Banned from making their mark
In practically any other country of the world, a teenage chess champion, a national judo standout and a talented pianist would be valued as contributors to their society.
In the example of three young Iranians, however, being members of the Baha'i Faith has meant a ban on competing and performing at the highest levels.
Judoist Khashayar Zarei, chess player Pedram Atoufi, and pianist Pegah Yazdani are all victims of Iran's systematic policy – spelled out in a government-backed 1991 memorandum – to "block" the progress and development of Baha'is and "deny them any position of influence."
As Iran brought home a record haul of medals from the 2012 Olympic Games in London, 19-year-old Khashayar Zarei could only dream of what might have been.
In his age and weight class, Khashayar is one of the country's finest judoists. But he has been barred from competition because he is a Baha'i.
"Despite the fact that on three occasions I came first in my weight group on the national team, as a result of my belief in the Baha'i Faith, I have been banned from participating in the Asian World competitions," Khashayar wrote in a letter published by the Human Rights Activists News Agency.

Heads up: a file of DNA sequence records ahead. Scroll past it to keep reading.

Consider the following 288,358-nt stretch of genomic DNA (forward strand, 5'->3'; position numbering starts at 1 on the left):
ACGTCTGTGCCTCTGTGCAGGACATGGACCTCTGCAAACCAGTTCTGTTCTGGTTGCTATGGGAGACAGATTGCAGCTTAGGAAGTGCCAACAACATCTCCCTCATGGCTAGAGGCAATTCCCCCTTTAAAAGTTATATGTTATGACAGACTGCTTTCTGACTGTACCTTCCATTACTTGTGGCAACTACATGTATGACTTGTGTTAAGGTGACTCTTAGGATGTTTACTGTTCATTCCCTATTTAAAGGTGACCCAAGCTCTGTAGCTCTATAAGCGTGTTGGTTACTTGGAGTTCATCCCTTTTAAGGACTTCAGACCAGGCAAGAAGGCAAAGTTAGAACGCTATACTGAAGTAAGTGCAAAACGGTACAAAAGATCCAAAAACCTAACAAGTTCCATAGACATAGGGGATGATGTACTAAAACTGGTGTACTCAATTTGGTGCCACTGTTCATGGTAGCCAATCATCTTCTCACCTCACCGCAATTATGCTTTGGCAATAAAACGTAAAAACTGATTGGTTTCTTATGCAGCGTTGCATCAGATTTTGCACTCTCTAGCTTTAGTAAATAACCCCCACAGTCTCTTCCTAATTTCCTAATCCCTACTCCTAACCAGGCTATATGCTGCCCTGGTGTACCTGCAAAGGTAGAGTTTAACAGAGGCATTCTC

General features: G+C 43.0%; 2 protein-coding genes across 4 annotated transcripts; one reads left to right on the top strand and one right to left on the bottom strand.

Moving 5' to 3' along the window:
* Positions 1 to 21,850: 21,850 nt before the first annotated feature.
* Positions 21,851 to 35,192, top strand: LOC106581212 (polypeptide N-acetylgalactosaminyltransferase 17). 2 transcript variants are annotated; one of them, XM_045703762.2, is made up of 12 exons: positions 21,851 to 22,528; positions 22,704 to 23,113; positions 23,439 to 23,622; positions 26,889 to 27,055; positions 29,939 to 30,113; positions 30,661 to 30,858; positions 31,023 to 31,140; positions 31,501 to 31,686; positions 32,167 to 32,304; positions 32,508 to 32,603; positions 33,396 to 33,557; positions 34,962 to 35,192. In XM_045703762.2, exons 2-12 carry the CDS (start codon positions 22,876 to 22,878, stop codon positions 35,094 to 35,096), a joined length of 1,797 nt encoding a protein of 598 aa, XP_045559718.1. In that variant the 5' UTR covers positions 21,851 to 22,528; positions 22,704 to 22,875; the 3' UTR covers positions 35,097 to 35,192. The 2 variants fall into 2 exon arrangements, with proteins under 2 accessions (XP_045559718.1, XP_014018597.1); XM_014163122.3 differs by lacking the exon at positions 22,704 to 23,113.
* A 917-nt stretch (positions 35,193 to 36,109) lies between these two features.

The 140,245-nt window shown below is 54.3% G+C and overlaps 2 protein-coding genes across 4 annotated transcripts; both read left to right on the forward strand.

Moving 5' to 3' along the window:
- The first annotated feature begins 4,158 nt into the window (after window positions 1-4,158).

To add to Khashayar's disappointment, he was recently stopped from pursuing his architectural studies at Shiraz University because of his religious beliefs. Officials told him they had received instructions to expel him in a confidential letter from the Ministry of Science, Research and Technology. This is also part of official government policy: that once it becomes known a student is Baha'i, he or she must be expelled.
Khashayar is not alone among Iranian youth in having his hopes thwarted.
Application forms for admission to special programs for gifted students require the applicant to specify his or her religion, allowing administrators to disqualify Baha'i candidates; there is no option to leave the section blank. One Baha'i – a distinguished year two high school student in the city of Sari – was recently expelled from her gifted school. Two others were denied the opportunity to take part in a Science and Mathematics Olympiad for prodigies. In Tehran, an outstanding Baha'i student who reached a high level in the "Robocup" technology initiative was barred from registering in a school to prepare herself for competing at the national and international levels. And in 2008, the Baha'i International Community learned how the parents of one student were told by a sympathetic school administrator that all school principals in Marvdasht had received verbal instructions to give students of "the Bahaist sect" and other minorities only a passing grade in their school examinations – regardless of their actual level of performance – so as to prevent them from being eligible to enter universities.
This type of exclusion is not new. After winning a national chess championship in 1991 at the age of 16, Pedram Atoufi was told he could not represent Iran at the Asian Chess Championships because he was a Baha'i.
Following the 1979 Islamic revolution, chess was banned in Iran for a whole decade. So when Pedram won the country's first national tournament for youth in 12 years, he was thrilled at the opportunity to represent his country in international competition.